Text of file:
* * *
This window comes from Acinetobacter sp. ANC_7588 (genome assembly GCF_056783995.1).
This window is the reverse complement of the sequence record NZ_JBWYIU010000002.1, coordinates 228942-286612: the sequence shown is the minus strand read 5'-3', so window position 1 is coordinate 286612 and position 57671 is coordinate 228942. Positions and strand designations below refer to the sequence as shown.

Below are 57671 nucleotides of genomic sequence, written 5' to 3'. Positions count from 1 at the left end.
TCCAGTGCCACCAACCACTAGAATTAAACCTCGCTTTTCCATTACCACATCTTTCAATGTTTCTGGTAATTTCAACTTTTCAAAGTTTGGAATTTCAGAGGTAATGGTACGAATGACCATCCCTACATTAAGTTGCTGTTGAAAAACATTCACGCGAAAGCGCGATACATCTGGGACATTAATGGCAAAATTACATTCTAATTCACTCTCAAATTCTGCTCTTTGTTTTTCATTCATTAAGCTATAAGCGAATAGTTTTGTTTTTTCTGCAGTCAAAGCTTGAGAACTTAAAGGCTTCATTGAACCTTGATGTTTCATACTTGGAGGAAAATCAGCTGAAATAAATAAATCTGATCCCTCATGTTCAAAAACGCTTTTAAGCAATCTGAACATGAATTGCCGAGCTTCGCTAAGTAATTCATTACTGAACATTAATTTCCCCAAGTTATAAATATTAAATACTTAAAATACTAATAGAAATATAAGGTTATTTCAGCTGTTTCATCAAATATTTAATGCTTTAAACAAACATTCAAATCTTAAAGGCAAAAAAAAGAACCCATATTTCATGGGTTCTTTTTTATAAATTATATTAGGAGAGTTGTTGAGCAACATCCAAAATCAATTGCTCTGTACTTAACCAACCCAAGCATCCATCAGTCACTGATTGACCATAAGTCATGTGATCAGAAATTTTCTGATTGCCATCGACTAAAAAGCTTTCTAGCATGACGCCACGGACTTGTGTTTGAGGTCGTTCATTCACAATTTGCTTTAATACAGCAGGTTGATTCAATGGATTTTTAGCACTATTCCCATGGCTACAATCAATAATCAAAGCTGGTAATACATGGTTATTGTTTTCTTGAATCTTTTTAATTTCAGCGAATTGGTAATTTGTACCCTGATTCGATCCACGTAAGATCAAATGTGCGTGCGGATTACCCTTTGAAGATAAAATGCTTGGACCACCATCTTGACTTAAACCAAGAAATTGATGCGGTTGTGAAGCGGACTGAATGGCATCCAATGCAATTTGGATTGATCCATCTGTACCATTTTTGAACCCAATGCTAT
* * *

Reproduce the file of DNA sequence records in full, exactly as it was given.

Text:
This window comes from Acinetobacter sp. ANC_7588 (genome assembly GCF_056783995.1).
This window is the reverse complement of the sequence record NZ_JBWYIU010000002.1, coordinates 228942-286612: the sequence shown is the minus strand read 5'-3', so window position 1 is coordinate 286612 and position 57671 is coordinate 228942. Positions and strand designations below refer to the sequence as shown.

Below are 57671 nucleotides of genomic sequence, written 5' to 3'. Positions count from 1 at the left end.
TCCAGTGCCACCAACCACTAGAATTAAACCTCGCTTTTCCATTACCACATCTTTCAATGTTTCTGGTAATTTCAACTTTTCAAAGTTTGGAATTTCAGAGGTAATGGTACGAATGACCATCCCTACATTAAGTTGCTGTTGAAAAACATTCACGCGAAAGCGCGATACATCTGGGACATTAATGGCAAAATTACATTCTAATTCACTCTCAAATTCTGCTCTTTGTTTTTCATTCATTAAGCTATAAGCGAATAGTTTTGTTTTTTCTGCAGTCAAAGCTTGAGAACTTAAAGGCTTCATTGAACCTTGATGTTTCATACTTGGAGGAAAATCAGCTGAAATAAATAAATCTGATCCCTCATGTTCAAAAACGCTTTTAAGCAATCTGAACATGAATTGCCGAGCTTCGCTAAGTAATTCATTACTGAACATTAATTTCCCCAAGTTATAAATATTAAATACTTAAAATACTAATAGAAATATAAGGTTATTTCAGCTGTTTCATCAAATATTTAATGCTTTAAACAAACATTCAAATCTTAAAGGCAAAAAAAAGAACCCATATTTCATGGGTTCTTTTTTATAAATTATATTAGGAGAGTTGTTGAGCAACATCCAAAATCAATTGCTCTGTACTTAACCAACCCAAGCATCCATCAGTCACTGATTGACCATAAGTCATGTGATCAGAAATTTTCTGATTGCCATCGACTAAAAAGCTTTCTAGCATGACGCCACGGACTTGTGTTTGAGGTCGTTCATTCACAATTTGCTTTAATACAGCAGGTTGATTCAATGGATTTTTAGCACTATTCCCATGGCTACAATCAATAATCAAAGCTGGTAATACATGGTTATTGTTTTCTTGAATCTTTTTAATTTCAGCGAATTGGTAATTTGTACCCTGATTCGATCCACGTAAGATCAAATGTGCGTGCGGATTACCCTTTGAAGATAAAATGCTTGGACCACCATCTTGACTTAAACCAAGAAATTGATGCGGTTGTGAAGCGGACTGAATGGCATCCAATGCAATTTGGATTGATCCATCTGTACCATTTTTGAACCCAATGCTAT